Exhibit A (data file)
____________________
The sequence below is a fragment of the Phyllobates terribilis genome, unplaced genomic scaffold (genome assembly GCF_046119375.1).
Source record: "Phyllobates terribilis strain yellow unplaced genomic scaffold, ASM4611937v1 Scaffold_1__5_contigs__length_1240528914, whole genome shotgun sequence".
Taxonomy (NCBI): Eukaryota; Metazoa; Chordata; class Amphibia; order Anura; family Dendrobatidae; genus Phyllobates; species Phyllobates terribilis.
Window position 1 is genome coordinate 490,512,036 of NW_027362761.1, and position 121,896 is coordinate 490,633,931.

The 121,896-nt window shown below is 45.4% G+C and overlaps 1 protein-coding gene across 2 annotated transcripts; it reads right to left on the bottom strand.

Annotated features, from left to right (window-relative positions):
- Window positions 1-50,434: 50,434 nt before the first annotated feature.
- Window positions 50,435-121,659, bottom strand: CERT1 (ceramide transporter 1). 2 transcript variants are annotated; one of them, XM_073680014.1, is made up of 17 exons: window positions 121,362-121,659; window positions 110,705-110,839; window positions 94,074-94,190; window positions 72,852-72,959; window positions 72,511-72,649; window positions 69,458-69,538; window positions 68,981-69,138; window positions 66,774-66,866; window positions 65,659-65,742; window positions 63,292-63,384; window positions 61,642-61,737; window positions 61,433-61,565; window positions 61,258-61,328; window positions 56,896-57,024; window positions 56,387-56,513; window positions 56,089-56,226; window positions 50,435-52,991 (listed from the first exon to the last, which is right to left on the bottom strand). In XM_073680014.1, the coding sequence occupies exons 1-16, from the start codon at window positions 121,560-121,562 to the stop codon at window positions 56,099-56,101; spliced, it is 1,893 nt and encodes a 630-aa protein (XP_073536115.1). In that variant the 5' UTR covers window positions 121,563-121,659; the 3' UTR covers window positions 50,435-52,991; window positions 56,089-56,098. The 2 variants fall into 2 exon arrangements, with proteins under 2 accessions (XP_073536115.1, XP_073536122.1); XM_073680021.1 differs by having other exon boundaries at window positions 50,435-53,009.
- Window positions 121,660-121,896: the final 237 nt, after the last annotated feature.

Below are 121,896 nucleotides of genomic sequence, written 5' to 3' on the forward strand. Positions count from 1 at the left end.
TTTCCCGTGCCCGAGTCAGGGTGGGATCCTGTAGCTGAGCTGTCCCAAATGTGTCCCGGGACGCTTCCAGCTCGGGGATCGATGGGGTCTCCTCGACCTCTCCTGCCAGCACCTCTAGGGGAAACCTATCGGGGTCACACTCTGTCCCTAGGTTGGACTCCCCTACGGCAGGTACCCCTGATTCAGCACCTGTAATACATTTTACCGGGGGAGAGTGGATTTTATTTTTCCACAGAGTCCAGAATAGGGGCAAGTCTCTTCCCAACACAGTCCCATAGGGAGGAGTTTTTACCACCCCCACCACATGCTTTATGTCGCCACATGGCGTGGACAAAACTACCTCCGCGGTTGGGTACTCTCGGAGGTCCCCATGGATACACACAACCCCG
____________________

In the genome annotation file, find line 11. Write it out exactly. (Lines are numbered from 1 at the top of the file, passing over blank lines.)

TTTCCCGTGCCCGAGTCAGGGTGGGATCCTGTAGCTGAGCTGTCCCAAATGTGTCCCGGGACGCTTCCAGCTCGGGGATCGATGGGGTCTCCTCGACCTCTCCTGCCAGCACCTCTAGGGGAAACCTATCGGGGTCACACTCTGTCCCTAGGTTGGACTCCCCTACGGCAGGTACCCCTGATTCAGCACCTGTAATACATTTTACCGGGGGAGAGTGGATTTTATTTTTCCACAGAGTCCAGAATAGGGGCAAGTCTCTTCCCAACACAGTCCCATAGGGAGGAGTTTTTACCACCCCCACCACATGCTTTATGTCGCCACATGGCGTGGACAAAACTACCTCCGCGGTTGGGTACTCTCGGAGGTCCCCATGGATACACACAACCCCG